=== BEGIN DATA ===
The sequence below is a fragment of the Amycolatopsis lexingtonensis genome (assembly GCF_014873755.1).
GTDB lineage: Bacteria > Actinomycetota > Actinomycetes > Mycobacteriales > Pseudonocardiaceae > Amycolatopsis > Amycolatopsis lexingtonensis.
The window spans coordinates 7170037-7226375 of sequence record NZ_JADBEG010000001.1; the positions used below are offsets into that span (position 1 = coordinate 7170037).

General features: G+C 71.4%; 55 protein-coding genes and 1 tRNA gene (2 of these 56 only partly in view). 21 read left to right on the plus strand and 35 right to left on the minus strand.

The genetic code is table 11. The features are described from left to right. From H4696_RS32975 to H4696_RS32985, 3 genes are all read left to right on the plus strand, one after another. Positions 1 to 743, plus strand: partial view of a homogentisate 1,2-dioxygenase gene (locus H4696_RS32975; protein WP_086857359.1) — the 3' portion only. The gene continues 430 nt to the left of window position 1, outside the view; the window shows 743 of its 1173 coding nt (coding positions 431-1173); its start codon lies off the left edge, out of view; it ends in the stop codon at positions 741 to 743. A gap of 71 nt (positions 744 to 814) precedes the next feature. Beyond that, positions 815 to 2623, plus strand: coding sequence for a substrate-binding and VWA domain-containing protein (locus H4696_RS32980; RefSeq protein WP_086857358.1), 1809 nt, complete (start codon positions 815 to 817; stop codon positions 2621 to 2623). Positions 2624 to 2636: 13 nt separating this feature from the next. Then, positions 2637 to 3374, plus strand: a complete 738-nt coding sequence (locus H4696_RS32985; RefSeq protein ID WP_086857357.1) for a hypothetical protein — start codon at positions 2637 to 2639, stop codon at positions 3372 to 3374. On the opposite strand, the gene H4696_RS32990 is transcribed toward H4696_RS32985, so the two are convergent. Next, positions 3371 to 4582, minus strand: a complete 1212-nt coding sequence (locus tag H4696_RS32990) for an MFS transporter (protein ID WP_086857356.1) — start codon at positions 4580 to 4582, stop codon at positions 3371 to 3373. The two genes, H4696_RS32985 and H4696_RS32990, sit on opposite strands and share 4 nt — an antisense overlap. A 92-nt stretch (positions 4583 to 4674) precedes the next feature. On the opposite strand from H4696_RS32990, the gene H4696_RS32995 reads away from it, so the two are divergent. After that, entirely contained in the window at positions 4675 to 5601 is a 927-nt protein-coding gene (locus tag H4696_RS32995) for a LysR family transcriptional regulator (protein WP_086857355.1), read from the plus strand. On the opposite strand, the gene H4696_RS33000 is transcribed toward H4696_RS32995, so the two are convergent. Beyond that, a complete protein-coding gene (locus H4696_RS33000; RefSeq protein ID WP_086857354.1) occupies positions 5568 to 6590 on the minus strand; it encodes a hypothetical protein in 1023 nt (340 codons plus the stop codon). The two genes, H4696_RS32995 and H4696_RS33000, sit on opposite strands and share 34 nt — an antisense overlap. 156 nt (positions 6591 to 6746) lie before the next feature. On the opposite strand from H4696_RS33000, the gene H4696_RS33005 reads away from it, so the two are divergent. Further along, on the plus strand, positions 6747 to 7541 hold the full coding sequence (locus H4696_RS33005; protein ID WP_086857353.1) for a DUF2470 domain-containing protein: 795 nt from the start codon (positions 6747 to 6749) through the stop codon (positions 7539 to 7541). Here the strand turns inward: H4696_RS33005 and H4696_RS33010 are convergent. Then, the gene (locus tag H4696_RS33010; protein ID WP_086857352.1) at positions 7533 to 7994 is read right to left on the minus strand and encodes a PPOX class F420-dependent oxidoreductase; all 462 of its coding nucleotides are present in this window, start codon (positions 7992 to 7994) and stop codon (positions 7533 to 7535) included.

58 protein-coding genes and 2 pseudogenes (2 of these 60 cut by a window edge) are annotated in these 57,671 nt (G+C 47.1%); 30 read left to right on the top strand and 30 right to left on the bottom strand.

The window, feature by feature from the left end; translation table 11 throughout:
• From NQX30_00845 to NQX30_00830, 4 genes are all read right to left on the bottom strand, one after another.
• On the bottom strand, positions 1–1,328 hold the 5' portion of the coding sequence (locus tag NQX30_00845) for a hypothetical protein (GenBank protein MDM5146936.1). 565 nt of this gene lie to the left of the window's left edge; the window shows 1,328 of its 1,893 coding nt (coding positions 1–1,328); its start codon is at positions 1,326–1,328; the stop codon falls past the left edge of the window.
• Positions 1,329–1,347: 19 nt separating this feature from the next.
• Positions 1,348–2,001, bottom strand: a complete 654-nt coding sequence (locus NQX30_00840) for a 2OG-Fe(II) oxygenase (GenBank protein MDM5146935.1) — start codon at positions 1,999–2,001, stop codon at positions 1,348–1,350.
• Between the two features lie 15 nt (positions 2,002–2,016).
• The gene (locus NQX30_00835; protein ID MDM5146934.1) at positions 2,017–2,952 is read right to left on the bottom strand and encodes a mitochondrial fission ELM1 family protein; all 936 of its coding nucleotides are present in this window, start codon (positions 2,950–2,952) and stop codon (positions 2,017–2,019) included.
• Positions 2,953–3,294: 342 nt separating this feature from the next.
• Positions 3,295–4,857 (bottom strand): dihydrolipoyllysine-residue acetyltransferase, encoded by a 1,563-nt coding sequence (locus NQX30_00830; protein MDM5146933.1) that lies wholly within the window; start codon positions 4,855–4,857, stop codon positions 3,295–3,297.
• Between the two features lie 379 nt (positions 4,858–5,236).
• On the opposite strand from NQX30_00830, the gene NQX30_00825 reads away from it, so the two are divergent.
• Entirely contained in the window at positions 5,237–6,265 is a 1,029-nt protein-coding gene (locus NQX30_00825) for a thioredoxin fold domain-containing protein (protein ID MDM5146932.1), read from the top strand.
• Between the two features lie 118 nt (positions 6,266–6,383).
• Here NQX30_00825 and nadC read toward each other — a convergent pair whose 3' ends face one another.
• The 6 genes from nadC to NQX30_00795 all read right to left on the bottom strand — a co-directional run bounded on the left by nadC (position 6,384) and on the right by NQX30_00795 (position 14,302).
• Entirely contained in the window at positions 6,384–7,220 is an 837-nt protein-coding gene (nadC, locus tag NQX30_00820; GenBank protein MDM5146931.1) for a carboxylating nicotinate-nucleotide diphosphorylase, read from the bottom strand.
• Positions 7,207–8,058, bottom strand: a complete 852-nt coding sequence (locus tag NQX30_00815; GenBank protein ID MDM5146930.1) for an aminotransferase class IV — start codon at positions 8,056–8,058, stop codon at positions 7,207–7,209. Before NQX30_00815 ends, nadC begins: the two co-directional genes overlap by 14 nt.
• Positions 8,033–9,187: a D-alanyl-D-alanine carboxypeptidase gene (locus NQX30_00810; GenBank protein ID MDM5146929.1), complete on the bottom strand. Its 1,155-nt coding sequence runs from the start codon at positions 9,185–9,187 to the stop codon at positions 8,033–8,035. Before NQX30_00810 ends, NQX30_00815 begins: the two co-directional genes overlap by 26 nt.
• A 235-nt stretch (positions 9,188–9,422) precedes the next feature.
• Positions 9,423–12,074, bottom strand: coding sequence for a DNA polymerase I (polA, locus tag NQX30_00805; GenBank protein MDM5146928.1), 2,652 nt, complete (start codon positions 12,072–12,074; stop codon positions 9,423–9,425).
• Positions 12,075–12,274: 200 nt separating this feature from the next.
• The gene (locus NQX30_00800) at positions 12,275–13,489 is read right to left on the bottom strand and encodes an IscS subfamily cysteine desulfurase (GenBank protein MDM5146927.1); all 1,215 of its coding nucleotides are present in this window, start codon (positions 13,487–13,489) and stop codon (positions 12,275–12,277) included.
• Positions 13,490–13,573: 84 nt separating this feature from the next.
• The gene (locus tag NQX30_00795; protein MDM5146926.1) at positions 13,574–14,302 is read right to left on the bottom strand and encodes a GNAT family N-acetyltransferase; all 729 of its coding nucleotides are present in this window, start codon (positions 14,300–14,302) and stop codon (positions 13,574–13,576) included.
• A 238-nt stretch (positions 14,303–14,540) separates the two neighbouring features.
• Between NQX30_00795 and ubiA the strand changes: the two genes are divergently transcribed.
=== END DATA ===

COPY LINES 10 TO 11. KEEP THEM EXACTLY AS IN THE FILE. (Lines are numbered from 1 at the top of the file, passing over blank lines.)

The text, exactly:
• Positions 1,329–1,347: 19 nt separating this feature from the next.
• Positions 1,348–2,001, bottom strand: a complete 654-nt coding sequence (locus NQX30_00840) for a 2OG-Fe(II) oxygenase (GenBank protein MDM5146935.1) — start codon at positions 1,999–2,001, stop codon at positions 1,348–1,350.